So they started maybe with a movie like Metropolis, and then there was Orson Welles and more and more subtle emotions in movies, also because the technology evolved and also because movie makers discovered how to use this technology to treat your emotions.

This is pretty much where we are, I think. We are at a stage in the industry where we can stop making the attack on the train or the attack on the bank; we can move to something more subtle now. We should create our own Metropolis and our own Citizen Kane, probably.

Were you surprised by the success of the game? I'm not an analyst, but I have certain gut feelings about games; I thought this game would be popular, but I did not expect it to debut at number one in the UK. It debuted in the top 10 in Japan; it debuted in the top 10 NPDs in a month against things like BioShock 2. Were you anticipating this?

DC: Yeah, the NPDs for February, and we just had one week in February, which is great. No, I didn't expect it to be that popular. I was quite used to having critical acclaim and commercial mid-success. This is honestly what I was expecting for Heavy Rain. I think that no one even at Sony was expecting this. No one even in the most positive reviews we got -- all the critics were saying, "I loved it. I just hope it's going to sell, because if it doesn't it it will be a pity."

But I think the success took everybody by surprise, including Sony, because the game was sold out in the UK in two days; so you couldn't find it on the shelves. You couldn't buy it, pretty much, after two days. So it was really a shock. And same thing in Japan, which is even more of a surprise: the game is sold out. You can't buy it. And that's great; I think it means a lot.

It means something because during the development of Heavy Rain, we said, "This game, whether it's a commercial success or a commercial failure, is going to send a very strong message to the industry about how interested the market is in innovative concepts and games exploring new directions.

If it's a failure, it's going to mean that, for the whole industry, 'Don't change anything! Continue to make the same games because this is what the market wants, and if you try something else you'll fail.' But if the game was a success, it would mean that the market was eager for something deeper and something new."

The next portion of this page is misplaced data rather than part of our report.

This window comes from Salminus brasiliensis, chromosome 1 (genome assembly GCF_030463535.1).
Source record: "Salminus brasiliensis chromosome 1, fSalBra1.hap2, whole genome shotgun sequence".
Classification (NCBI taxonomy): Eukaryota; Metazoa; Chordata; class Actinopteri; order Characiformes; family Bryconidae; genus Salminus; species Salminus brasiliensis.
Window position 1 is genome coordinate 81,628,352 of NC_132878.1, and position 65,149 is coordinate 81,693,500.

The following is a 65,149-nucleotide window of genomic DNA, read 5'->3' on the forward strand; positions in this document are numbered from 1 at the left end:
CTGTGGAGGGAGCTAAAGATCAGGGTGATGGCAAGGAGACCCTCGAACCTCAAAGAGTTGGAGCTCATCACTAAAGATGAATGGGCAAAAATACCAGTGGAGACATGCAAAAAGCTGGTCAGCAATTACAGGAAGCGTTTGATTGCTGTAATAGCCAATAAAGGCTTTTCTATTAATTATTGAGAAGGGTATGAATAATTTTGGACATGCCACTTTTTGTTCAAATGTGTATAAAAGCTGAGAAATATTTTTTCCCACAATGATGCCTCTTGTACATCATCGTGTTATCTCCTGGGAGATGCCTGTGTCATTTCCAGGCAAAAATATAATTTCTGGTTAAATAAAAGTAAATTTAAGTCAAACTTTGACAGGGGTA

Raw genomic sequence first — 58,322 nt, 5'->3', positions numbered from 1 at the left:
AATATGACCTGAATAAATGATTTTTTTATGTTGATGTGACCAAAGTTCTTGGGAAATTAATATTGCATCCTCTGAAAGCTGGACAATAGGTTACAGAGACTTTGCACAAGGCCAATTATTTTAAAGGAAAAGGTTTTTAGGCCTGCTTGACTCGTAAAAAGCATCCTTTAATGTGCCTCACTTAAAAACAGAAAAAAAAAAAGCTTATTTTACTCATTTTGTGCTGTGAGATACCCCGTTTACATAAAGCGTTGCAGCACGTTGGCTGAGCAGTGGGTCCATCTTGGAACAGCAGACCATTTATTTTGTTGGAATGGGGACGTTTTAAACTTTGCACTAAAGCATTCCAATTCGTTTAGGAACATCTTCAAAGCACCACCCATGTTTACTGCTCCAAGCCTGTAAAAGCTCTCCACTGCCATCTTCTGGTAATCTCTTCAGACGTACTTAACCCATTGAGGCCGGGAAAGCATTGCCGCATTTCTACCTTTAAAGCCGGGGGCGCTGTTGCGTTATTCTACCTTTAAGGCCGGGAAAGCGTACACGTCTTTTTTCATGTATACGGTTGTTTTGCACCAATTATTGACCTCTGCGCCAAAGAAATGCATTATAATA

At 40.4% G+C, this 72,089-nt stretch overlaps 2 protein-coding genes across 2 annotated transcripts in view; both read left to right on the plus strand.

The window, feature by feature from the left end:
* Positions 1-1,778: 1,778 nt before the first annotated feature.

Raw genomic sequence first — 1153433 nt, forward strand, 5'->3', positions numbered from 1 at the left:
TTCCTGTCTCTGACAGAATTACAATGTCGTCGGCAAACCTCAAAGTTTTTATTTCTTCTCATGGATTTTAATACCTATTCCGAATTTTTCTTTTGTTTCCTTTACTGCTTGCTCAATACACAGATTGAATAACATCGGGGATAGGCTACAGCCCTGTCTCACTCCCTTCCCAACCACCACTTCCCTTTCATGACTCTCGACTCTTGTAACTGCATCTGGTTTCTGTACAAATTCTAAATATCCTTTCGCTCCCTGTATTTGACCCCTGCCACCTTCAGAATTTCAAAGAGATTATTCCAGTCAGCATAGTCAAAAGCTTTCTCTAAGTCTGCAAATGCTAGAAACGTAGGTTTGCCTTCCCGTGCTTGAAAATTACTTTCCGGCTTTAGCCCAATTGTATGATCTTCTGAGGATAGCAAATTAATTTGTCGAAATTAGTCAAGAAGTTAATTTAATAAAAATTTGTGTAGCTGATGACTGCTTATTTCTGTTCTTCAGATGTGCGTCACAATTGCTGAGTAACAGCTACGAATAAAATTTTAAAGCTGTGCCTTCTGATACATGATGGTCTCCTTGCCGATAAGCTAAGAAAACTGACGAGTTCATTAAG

And I said that last year, before knowing the reviews and before knowing the sales. So now I can say, "Look! The market wants innovation." So this is what we should concentrate on now, and Heavy Rain is a very strong message to publishers to take more risks and support innovation.

And support something with a different texture. I like it for a lot of reasons, but it offers just a totally different texture than other games, both from a gameplay and from a narrative perspective.

DC: Many critics wrote that it was the first game for adults, and, yeah, I take that really as a very strong compliment because most games are for kids and teenagers. Most games are about feeling powerful and killing monsters and doing spectacular things and just feeling strong.

My son is nine years old, and he loves these games, because he's at the stage where he needs to master his environment; he needs to become stronger and take confidence and stuff. These games help him in order to do this. But when you're an adult, this is not necessarily what you want to play because you're beyond this stage. You expect something else. I hope that there will be more games dealing with a major audience. We shouldn't make only games for kids and teenagers.


Sega's Yakuza

The first game I thought was really for adults was -- Sega has a series called Yakuza, and they're gangster dramas. I would put the story on par with Heavy Rain, but the main game part is a punching, kicking fighting game: beating guys up. It's a fun game, and as a gamer I like it, but I think that you have a hard time reconciling those two parts.

DC: The most important thing for me with Heavy Rain was not to put violence at the center. Violence can be used as a narrative device when it supports the story or the characterization, but it's not the end goal; it's not the core of the experience. In Heavy Rain, that's the big difference, because in most games what you do is kill, destroy.

In Heavy Rain, you make choices, and these choices could be to kiss someone or not to kiss someone; it could be to help someone or not to help someone. It could be just to make a decision affecting your psychology or how you feel about your character. I think that was the most important thing.

An analyst wrote that, before the game was released, no matter how good the game would be, it would never sell. He said the reason for that is that gamers don't want to think when they play. I thought that was the most horrible thing to write and to say because that's so totally wrong. People playing games are just people!

And you're thinking all the time when you're playing games!

DC: Yeah, absolutely. Absolutely. It's absurd; thinking and feeling is a pleasure. When you go to a movie theater and watch a film, you really enjoy thinking and feeling and trying to guess what's going on. It resonates with you as a human being, and I see no reason why videogames should be any different.


When I'm playing a game -- like God of War -- yes, it's violent, but I think that violence is abstracted. Even when it's realistic, you know it's not a realistic context. But if you want to up the realism of the narrative -- up the realism of the world -- then suddenly the violence is, in the case of Yakuza, incongruous.

You have the abstract, concrete; abstract, concrete -- a switch back and forth. Walking down a street in Tokyo, even if you're a gangster, you're not going to get into fistfights with -- by the time you beat that game, we're talking like 2,000 guys or something. (Laughs) You know what I mean? It's just not realistic.